In our house, an “Erg’ed” baby is a happy baby!

When I was pregnant with my first baby, I had heard of exactly one carrier:  The Baby Bjorn.  I ended up having one to use when B was born, but I found it difficult to put on, and B hated it, too.  I had also read in various places (this being my favorite explanation and discussion) that this most popular baby carrier is hard on a baby’s hips and spine, and tough on parents’ backs (especially as babies get heavier).

B was what I affectionately refer to as a “Velcro baby.”  He wouldn’t let me put him down.  He wouldn’t let anyone else hold him.  He wanted to nurse every 45 minutes (no joke).  Carseat?  Screamed.  Stroller?  Heck no!  And Heaven help us if I ventured to not touch him while he slept.

So I got a Moby wrap and quickly learned to wrap myself and B up.   But did I mention my baby wanted to nurse every 45 minutes?  And I couldn’t nurse in the Moby.  Plus it was getting to be summertime in Indiana, and the Moby was a liiiiiiittlebit warm.

I remember the conversation with my husband about purchasing an Ergo with our limited funds.  He was skeptical that it would really do “everything I envisioned.”  I wanted something I could nurse in while I did things like laundry.  I wanted to vacuum.  We’re talking high hopes here, right?  But it was (and is) quite a bit of money for us to spend.

We splurged.  And within 15 minutes of getting our Ergo carrier out of the box, I was standing at the kitchen sink washing dishes and nursing 3.5-month-old B.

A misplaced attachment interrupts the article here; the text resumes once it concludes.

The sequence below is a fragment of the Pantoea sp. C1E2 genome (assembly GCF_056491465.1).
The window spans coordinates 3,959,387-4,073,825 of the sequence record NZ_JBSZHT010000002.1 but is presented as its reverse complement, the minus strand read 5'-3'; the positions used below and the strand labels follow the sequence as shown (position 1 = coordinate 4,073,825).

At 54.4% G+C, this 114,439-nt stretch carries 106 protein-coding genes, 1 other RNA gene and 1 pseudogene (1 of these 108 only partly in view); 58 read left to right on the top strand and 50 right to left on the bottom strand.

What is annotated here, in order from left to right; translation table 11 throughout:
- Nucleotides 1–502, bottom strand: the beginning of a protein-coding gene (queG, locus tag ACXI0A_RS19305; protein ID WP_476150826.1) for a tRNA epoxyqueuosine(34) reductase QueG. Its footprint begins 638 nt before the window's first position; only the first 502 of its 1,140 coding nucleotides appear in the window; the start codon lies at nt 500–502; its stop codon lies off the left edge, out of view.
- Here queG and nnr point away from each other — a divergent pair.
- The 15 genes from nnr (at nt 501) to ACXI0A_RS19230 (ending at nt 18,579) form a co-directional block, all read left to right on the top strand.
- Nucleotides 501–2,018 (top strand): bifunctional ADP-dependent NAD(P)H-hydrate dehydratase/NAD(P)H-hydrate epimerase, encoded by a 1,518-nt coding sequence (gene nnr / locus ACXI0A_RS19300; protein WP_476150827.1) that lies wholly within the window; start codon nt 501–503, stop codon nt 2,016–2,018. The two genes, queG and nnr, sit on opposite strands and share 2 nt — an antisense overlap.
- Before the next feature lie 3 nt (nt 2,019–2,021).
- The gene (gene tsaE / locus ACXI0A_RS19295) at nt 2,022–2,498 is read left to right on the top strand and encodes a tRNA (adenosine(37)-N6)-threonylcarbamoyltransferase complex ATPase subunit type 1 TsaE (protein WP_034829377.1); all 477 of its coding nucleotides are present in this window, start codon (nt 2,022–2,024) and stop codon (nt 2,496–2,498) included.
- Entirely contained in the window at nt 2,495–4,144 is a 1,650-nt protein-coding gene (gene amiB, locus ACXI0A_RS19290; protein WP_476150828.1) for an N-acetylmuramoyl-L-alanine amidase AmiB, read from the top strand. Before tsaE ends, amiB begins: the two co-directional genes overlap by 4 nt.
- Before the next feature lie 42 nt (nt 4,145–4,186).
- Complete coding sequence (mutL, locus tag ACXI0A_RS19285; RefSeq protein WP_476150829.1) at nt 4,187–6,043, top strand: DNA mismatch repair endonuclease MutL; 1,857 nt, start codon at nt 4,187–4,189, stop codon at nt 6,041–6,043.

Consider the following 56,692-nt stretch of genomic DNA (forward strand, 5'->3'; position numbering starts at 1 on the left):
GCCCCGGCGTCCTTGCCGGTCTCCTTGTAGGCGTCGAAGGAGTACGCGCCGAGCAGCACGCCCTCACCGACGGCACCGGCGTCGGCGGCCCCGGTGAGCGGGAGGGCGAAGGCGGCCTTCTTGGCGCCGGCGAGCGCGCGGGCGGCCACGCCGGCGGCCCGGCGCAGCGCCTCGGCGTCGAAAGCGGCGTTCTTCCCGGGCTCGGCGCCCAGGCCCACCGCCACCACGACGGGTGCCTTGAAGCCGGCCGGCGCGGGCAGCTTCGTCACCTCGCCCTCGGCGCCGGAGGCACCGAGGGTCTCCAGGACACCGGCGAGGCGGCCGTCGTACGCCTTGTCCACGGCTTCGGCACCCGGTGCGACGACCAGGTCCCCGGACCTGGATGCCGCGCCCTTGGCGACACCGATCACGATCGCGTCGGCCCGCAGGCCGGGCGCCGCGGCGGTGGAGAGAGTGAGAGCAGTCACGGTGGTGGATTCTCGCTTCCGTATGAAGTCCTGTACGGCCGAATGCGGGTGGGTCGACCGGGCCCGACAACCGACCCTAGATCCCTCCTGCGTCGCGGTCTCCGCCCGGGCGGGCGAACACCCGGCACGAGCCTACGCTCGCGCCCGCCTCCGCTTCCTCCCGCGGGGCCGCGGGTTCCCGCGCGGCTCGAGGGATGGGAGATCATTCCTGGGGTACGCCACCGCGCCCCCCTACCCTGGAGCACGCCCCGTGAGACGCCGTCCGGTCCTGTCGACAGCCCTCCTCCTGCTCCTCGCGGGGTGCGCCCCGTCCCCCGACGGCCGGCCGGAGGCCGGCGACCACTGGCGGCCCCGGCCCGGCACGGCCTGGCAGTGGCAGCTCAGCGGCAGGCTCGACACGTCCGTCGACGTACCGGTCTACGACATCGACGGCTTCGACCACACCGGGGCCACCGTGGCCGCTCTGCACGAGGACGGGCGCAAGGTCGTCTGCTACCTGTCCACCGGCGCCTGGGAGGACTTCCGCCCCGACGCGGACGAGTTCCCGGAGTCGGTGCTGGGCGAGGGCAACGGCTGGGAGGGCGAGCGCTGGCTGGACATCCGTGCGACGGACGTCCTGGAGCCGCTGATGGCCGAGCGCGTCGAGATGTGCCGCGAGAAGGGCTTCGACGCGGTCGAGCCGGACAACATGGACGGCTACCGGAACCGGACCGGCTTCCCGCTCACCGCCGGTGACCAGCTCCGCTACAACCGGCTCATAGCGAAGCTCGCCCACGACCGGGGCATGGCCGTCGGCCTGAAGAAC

My husband looked at me and said, “Ok.  It’s already worth every penny.”

And now, 3 years later, I still call it our “desert island baby item.”  It is the item I don’t think I could live without.

Nursing in Ergo

A nursing in the Ergo on a recent hike.

The Ergo is easily packable and extremely “poppable”  (quick to get baby/child in and out).  It’s comfortable-enough in warm weather (I have a classic Ergo from 2008.  I know some of the more recent varieties have more breathable fabric).  I love that it’s not a big deal to take along just in case.  It has spent much time in the bottom of the stroller (in case B decides he wants to sit and I need to pop A into the Ergo), in my diaper bag, hanging from my waist, or otherwise ready to go.

We are still using the Ergo regularly – with both a 3-year-old and a 10-month-old – after three years.  It is in excellent condition – no fraying, or any other problems.  It is faded and not as stiff as new, but that’s the only noticeable wear!

Of all the things we have spent money on for our kids, cloth diapers and the Ergo have had been the most long-term and frequent use items.  The Ergo rocks my socks off.

Dad in Ergo

B joining Dad to mow the lawn…and take a nap.


Brea Carlson of Contentedly Crunchy is the mother of two boys (B born Spring of ’08 and A born Fall of ’10).  She has been a regular customer of The Green Nursery’s brick-and-mortar store since B was a wee baby, and has come to appreciate the place for its high-quality inventory, community involvement, and honest and knowledgeable owners.  Brea is a pretty practical lass who cloth diapers more for the money-savings than for the earth-savings, practices baby-led solids because she is too lazy for spoons and purees (not to mention the clutter of baby food jars, even in grocery store aisles, causes her to hyperventilate), and breastfeeds because it seemed like the right thing to do at the time (and still does).  Over at Contentedly Crunchy, Brea is known to be honest – maybe too honest? – about her experience of motherhood, even if it doesn’t paint her in the best light.  That’s sure to extend to the Dear Abby blog.  Because Brea can’t seem to help herself.